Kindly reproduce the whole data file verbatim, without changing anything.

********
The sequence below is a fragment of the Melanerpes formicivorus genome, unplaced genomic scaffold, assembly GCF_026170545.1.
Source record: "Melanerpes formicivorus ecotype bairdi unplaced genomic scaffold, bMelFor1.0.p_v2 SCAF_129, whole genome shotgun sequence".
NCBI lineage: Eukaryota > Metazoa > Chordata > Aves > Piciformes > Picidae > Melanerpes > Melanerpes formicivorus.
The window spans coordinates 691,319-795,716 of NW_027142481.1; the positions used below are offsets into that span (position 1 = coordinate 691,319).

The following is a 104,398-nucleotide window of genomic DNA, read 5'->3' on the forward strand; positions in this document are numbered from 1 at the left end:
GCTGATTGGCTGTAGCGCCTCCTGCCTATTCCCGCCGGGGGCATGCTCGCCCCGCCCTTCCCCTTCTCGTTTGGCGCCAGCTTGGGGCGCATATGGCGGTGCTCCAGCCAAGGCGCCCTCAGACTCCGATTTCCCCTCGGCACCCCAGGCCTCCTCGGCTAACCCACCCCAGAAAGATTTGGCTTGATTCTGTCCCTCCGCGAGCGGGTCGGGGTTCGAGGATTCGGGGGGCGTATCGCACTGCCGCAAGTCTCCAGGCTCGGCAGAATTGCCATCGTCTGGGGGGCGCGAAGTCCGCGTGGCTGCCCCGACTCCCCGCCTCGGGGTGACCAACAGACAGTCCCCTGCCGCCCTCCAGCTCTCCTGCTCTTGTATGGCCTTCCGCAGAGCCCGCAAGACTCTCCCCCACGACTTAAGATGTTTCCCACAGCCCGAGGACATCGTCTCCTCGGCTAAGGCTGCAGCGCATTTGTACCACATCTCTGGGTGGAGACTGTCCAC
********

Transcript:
The sequence below is a fragment of the Melanerpes formicivorus genome, unplaced genomic scaffold, assembly GCF_026170545.1.
Source record: "Melanerpes formicivorus ecotype bairdi unplaced genomic scaffold, bMelFor1.0.p_v2 SCAF_129, whole genome shotgun sequence".
NCBI lineage: Eukaryota > Metazoa > Chordata > Aves > Piciformes > Picidae > Melanerpes > Melanerpes formicivorus.
The window spans coordinates 691,319-795,716 of NW_027142481.1; the positions used below are offsets into that span (position 1 = coordinate 691,319).

The following is a 104,398-nucleotide window of genomic DNA, read 5'->3' on the forward strand; positions in this document are numbered from 1 at the left end:
GCTGATTGGCTGTAGCGCCTCCTGCCTATTCCCGCCGGGGGCATGCTCGCCCCGCCCTTCCCCTTCTCGTTTGGCGCCAGCTTGGGGCGCATATGGCGGTGCTCCAGCCAAGGCGCCCTCAGACTCCGATTTCCCCTCGGCACCCCAGGCCTCCTCGGCTAACCCACCCCAGAAAGATTTGGCTTGATTCTGTCCCTCCGCGAGCGGGTCGGGGTTCGAGGATTCGGGGGGCGTATCGCACTGCCGCAAGTCTCCAGGCTCGGCAGAATTGCCATCGTCTGGGGGGCGCGAAGTCCGCGTGGCTGCCCCGACTCCCCGCCTCGGGGTGACCAACAGACAGTCCCCTGCCGCCCTCCAGCTCTCCTGCTCTTGTATGGCCTTCCGCAGAGCCCGCAAGACTCTCCCCCACGACTTAAGATGTTTCCCACAGCCCGAGGACATCGTCTCCTCGGCTAAGGCTGCAGCGCATTTGTACCACATCTCTGGGTGGAGACTGTCCAC